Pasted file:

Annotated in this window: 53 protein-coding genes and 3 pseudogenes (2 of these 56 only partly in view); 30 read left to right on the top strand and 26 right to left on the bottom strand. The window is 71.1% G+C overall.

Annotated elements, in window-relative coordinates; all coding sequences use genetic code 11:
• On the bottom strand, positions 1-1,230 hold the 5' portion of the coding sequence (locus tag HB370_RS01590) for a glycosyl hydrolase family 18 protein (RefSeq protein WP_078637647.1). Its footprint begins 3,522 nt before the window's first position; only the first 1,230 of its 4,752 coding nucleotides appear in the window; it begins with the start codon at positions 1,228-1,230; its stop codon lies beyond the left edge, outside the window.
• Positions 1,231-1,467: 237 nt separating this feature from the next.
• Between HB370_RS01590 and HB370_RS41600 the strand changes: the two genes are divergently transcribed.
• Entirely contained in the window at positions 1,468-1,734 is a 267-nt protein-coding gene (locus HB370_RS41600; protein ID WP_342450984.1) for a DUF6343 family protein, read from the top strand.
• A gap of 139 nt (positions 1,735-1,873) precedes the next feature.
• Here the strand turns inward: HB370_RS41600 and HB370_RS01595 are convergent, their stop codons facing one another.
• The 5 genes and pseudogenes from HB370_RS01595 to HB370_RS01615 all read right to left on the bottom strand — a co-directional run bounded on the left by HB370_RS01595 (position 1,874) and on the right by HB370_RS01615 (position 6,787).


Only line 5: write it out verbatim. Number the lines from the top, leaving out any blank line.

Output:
• Between HB370_RS01590 and HB370_RS41600 the strand changes: the two genes are divergently transcribed.